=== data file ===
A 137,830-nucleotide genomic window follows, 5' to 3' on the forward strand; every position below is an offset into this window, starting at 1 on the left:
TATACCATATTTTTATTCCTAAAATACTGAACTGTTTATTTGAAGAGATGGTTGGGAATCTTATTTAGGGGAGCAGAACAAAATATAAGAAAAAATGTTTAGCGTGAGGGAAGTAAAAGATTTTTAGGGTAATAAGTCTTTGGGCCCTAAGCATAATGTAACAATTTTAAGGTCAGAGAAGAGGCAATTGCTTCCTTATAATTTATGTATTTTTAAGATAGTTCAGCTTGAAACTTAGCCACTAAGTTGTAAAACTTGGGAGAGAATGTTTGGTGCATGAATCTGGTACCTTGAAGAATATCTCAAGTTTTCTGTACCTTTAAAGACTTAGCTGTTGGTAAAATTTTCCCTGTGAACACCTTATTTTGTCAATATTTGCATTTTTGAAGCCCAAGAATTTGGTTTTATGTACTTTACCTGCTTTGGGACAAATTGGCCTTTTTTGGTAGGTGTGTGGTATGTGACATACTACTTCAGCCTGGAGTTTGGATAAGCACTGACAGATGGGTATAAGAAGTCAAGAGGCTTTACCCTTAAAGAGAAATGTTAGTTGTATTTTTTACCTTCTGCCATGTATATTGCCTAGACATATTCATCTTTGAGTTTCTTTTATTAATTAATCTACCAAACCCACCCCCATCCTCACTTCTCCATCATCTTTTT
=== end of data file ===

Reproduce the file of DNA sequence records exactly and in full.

A 137,830-nucleotide genomic window follows, 5' to 3' on the forward strand; every position below is an offset into this window, starting at 1 on the left:
TATACCATATTTTTATTCCTAAAATACTGAACTGTTTATTTGAAGAGATGGTTGGGAATCTTATTTAGGGGAGCAGAACAAAATATAAGAAAAAATGTTTAGCGTGAGGGAAGTAAAAGATTTTTAGGGTAATAAGTCTTTGGGCCCTAAGCATAATGTAACAATTTTAAGGTCAGAGAAGAGGCAATTGCTTCCTTATAATTTATGTATTTTTAAGATAGTTCAGCTTGAAACTTAGCCACTAAGTTGTAAAACTTGGGAGAGAATGTTTGGTGCATGAATCTGGTACCTTGAAGAATATCTCAAGTTTTCTGTACCTTTAAAGACTTAGCTGTTGGTAAAATTTTCCCTGTGAACACCTTATTTTGTCAATATTTGCATTTTTGAAGCCCAAGAATTTGGTTTTATGTACTTTACCTGCTTTGGGACAAATTGGCCTTTTTTGGTAGGTGTGTGGTATGTGACATACTACTTCAGCCTGGAGTTTGGATAAGCACTGACAGATGGGTATAAGAAGTCAAGAGGCTTTACCCTTAAAGAGAAATGTTAGTTGTATTTTTTACCTTCTGCCATGTATATTGCCTAGACATATTCATCTTTGAGTTTCTTTTATTAATTAATCTACCAAACCCACCCCCATCCTCACTTCTCCATCATCTTTTT